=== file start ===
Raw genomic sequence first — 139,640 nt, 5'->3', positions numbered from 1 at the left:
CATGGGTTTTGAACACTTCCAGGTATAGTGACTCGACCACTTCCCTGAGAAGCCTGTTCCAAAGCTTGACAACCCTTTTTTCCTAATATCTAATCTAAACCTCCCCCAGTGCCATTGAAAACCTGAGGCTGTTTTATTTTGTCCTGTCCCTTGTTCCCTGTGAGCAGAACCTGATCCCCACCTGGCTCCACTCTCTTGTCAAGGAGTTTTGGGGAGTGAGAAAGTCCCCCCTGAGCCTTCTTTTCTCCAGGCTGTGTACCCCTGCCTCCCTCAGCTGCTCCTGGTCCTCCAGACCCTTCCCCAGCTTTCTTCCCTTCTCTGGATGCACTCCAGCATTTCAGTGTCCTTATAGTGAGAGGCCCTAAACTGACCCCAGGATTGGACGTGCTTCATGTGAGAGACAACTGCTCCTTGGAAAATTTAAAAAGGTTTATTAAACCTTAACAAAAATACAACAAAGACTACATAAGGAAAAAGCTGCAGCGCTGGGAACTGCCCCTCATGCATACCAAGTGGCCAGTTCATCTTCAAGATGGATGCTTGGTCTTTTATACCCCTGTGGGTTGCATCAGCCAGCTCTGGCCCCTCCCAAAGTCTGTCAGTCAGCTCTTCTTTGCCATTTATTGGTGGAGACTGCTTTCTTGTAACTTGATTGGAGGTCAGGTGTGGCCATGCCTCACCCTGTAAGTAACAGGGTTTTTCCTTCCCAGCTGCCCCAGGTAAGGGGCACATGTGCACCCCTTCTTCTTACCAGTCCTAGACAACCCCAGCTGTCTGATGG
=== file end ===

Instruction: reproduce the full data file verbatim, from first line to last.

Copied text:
Raw genomic sequence first — 139,640 nt, 5'->3', positions numbered from 1 at the left:
CATGGGTTTTGAACACTTCCAGGTATAGTGACTCGACCACTTCCCTGAGAAGCCTGTTCCAAAGCTTGACAACCCTTTTTTCCTAATATCTAATCTAAACCTCCCCCAGTGCCATTGAAAACCTGAGGCTGTTTTATTTTGTCCTGTCCCTTGTTCCCTGTGAGCAGAACCTGATCCCCACCTGGCTCCACTCTCTTGTCAAGGAGTTTTGGGGAGTGAGAAAGTCCCCCCTGAGCCTTCTTTTCTCCAGGCTGTGTACCCCTGCCTCCCTCAGCTGCTCCTGGTCCTCCAGACCCTTCCCCAGCTTTCTTCCCTTCTCTGGATGCACTCCAGCATTTCAGTGTCCTTATAGTGAGAGGCCCTAAACTGACCCCAGGATTGGACGTGCTTCATGTGAGAGACAACTGCTCCTTGGAAAATTTAAAAAGGTTTATTAAACCTTAACAAAAATACAACAAAGACTACATAAGGAAAAAGCTGCAGCGCTGGGAACTGCCCCTCATGCATACCAAGTGGCCAGTTCATCTTCAAGATGGATGCTTGGTCTTTTATACCCCTGTGGGTTGCATCAGCCAGCTCTGGCCCCTCCCAAAGTCTGTCAGTCAGCTCTTCTTTGCCATTTATTGGTGGAGACTGCTTTCTTGTAACTTGATTGGAGGTCAGGTGTGGCCATGCCTCACCCTGTAAGTAACAGGGTTTTTCCTTCCCAGCTGCCCCAGGTAAGGGGCACATGTGCACCCCTTCTTCTTACCAGTCCTAGACAACCCCAGCTGTCTGATGG